Refugees: A Journey to the 2016 Rio Olympics

Every competitor at the 2016 Olympics will have undergone a personal journey to reach Rio. But for some athletes, notably a number of refugee competitors, the path has been truly life changing. And despite leaving everything behind in their country of origin, not living nor having a conducive environment for years, no flag, no national anthem. It is historical, truly an exciting and life changing opportunity for refugees to take part in the Olympics for the first time.

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Image credit: Andy Miah

Every competitor at the 2016 Olympics will have undergone a personal journey to reach Rio. But for some athletes, notably a number of refugee competitors, the path has been truly life changing. And despite leaving everything behind in their country of origin, not living nor having a conducive environment for years, no flag, no national anthem. It is historical, truly an exciting and life changing opportunity for refugees to take part in the Olympics for the first time.

Yusra Mardini, along with the nine other athletes that make up the Olympic Refugee team. Aged 14, Mardini swam for Syria at swimming’s short-course world championships in 2012. But with her home destroyed in the ongoing conflict, she and her sister decided to flee the country in August last year. From Lebanon they reached Turkey and then took a boat to Greece – but the boat began to slowly sink as it took on water during the journey. Mardini had to jump into the water and, summoning all of her swimming and survival know-how, help push the boat and its occupants until it safely reached Greek shores. She now lives and trains in Germany.

Like Mardini, Rami Anis is another accomplished swimmer. Anis had been expected to make Syria’s team for London 2012 in the men’s event. But in 2011, faced with bombing in his hometown of Aleppo and the prospect of an army call-up, he decided to follow his brother to Turkey. However, four years later, Anis remained barred from competing with his teammates as he was a refugee. With help from smugglers, he chanced a terrifying dinghy trip to Greece then made his way to Belgium, where he was finally granted asylum in December last year.

Yonas Kinde lived in Ethiopia until, he says, political and economic difficulties made it “impossible” to continue in his country as an athlete. Kinde left Ethiopia in 2012 and reached Luxembourg, where he has since been earning a living as a taxi driver while continuing to train as a distance runner. He will be on the Rio men’s marathon start line.

Yolande Mabika and Popole Misenga were members of the Congolese judo team at the 2013 world championships in Rio when they decided to escape. Misenga, had seen his mother murdered when he was six years old before fleeing into the rainforest to avoid fighting in his hometown of Kisangani. Rescued a week later, he went on to learn judo at a home in the capital, Kinshasa, which is exactly how Mabika had taken up the sport when she, too, was evacuated to the same city. But life on the DR Congo judo team offered little respite from hardships at home. Both athletes say their coaches would assault them and hold them in cage-like cells if they lost. Sometimes, there would be no food.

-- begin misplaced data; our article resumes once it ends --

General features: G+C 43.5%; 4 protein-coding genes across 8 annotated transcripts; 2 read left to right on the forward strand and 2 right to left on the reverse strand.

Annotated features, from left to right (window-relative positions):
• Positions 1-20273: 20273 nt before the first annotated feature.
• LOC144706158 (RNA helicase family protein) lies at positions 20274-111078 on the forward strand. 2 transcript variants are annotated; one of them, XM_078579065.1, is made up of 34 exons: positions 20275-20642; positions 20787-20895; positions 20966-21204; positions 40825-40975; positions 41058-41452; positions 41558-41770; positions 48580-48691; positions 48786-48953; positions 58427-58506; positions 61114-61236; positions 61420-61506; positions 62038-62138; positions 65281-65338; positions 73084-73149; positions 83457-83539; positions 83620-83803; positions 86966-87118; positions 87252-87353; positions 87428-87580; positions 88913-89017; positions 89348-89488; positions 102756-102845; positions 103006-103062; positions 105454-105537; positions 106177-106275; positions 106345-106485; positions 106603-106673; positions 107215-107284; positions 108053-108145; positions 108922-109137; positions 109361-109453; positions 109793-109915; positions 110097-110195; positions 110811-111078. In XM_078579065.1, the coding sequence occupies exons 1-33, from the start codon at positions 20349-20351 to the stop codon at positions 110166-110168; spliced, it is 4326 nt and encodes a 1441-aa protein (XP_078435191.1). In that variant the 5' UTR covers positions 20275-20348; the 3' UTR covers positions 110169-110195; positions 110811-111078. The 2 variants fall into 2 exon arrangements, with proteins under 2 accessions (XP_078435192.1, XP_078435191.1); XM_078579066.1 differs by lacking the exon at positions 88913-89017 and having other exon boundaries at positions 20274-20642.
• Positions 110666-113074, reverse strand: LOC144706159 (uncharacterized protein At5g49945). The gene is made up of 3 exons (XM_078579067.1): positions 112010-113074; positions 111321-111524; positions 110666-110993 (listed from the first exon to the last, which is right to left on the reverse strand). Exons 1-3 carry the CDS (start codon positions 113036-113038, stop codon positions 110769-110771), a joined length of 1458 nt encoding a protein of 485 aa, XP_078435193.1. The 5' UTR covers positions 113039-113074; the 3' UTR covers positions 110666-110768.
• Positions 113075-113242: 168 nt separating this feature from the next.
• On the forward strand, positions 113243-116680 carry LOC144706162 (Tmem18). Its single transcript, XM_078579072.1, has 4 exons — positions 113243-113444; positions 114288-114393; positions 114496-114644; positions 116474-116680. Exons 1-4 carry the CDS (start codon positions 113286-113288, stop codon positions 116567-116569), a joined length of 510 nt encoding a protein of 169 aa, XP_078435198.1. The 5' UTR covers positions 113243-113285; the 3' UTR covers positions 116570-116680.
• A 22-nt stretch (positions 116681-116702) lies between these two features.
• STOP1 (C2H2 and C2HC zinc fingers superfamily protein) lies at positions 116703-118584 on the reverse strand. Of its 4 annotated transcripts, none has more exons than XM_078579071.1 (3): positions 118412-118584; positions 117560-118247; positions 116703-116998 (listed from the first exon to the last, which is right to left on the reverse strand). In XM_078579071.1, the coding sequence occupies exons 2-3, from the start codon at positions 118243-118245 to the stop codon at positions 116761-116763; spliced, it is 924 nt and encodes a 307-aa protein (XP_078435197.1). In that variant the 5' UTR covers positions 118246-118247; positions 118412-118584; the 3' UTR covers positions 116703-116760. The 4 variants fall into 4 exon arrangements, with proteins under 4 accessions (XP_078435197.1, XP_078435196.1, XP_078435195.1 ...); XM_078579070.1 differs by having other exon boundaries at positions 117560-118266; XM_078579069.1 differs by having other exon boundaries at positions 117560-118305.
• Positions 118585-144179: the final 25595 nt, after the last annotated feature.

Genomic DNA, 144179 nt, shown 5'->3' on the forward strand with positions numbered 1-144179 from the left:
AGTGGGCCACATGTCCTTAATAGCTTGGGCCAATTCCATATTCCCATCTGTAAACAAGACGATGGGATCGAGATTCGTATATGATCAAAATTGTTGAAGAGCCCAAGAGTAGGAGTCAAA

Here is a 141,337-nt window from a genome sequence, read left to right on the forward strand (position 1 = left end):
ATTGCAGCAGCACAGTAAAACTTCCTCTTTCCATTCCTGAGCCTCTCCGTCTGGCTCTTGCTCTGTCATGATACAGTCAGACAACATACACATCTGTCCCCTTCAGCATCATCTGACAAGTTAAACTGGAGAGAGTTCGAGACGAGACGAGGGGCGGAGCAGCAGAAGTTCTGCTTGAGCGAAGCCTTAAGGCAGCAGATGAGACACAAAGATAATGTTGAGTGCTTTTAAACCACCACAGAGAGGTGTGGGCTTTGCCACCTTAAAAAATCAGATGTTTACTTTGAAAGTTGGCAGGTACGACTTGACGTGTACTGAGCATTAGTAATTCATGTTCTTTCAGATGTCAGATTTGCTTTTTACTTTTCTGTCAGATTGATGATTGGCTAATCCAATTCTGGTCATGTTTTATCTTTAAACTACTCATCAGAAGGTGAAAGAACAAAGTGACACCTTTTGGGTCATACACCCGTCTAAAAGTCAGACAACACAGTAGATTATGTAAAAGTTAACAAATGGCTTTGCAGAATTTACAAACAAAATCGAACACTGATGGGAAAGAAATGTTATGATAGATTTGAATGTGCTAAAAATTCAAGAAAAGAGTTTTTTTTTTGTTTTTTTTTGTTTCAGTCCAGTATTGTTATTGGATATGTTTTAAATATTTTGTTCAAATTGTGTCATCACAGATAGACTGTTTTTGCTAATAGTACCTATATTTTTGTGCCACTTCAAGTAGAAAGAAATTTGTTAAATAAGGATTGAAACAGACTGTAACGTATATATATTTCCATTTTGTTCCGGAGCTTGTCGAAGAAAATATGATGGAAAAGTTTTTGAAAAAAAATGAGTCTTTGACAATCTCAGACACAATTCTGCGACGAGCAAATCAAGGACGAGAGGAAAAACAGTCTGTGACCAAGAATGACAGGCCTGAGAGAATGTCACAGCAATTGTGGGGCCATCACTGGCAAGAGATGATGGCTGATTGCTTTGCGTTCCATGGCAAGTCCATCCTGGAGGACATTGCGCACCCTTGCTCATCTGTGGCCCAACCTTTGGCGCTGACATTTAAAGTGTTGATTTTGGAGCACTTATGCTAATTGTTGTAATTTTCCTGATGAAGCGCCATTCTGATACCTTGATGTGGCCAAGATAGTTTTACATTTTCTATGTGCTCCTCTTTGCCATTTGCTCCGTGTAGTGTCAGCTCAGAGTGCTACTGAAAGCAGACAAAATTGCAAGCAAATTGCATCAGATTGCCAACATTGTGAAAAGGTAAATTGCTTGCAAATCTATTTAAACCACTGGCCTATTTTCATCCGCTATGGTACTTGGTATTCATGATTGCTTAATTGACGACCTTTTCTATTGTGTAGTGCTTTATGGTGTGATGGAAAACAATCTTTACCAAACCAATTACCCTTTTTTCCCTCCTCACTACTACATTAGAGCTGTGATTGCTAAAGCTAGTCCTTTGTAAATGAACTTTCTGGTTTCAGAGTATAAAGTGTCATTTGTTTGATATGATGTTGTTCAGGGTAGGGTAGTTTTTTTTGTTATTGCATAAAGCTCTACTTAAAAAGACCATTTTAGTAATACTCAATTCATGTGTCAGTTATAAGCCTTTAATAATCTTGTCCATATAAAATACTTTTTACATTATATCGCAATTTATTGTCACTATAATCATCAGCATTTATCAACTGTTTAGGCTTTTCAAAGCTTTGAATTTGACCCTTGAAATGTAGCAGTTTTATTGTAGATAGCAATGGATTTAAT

From Kakuma to Rio

Five of the 10 athletes grew up in Kenya’s vast Kakuma refugee camp. Yiech Pur Biel, a refugee from South Sudan had been in the camp for a decade. Despite having no shoes at the camp – he will now race for the refugee team in Rio. Joining him is James Chiengjiek, who fled South Sudan to avoid becoming a child soldier in a decades-long civil war that claimed millions of lives – he arrived at Kakuma in 2002. And Paulo Lokoro, who left South Sudan to join his mother at Kakuma in 2004. Anjelina Nadai Lohalith who begun living in Kakuma at the age of six, will be joined by Rose Lokonyen on the team. Lokonyen was a resident at Kakuma for over a decade.

Strangely, the place these refugees called their new home for many years, and is holding more than 180,000 people – roughly the size of Swindon in the United Kingdom or Salt Lake City in United States, may soon be wiped off the map itself. Kenya says it will soon close Kakuma due to national security concerns, although it has not specified a date and it’s not clear what will happen to the residents.

The countries that the refugee Olympic team are originally from continue to be on a list of countries around world, facing ongoing violence and conflicts. And as a result these conflicts continue to lead to massive killings, destroy homes, displace people; and divide families, as they flee a war. And more commonly, conflicts are among the main driving forces why adults and children are joining and forcibly recruited into armed conflict groups.

The Olympic refugee team is an inspiration and demonstration of the power of individual action, but it is also a testimony to how much work is still needed to help prevent violence and war.  Peace Direct believes local people have the power to bring peace to their communities, if they have the support and resources they need. For example, through Peace Direct’s efforts and various partners, such as Centre Résolution Conflits, 1,500 child soldiers have been rescued in DR Congo. And through Aware Girls, nearly 4,000 children, through youth training activities, have been prevented from joining armed conflicts groups, in Pakistan and Afghanistan. The rescuing and preventing children opens new doors for children to be able to explore various life changing opportunities, just like in the case of the refugees in the 2016 Olympics.

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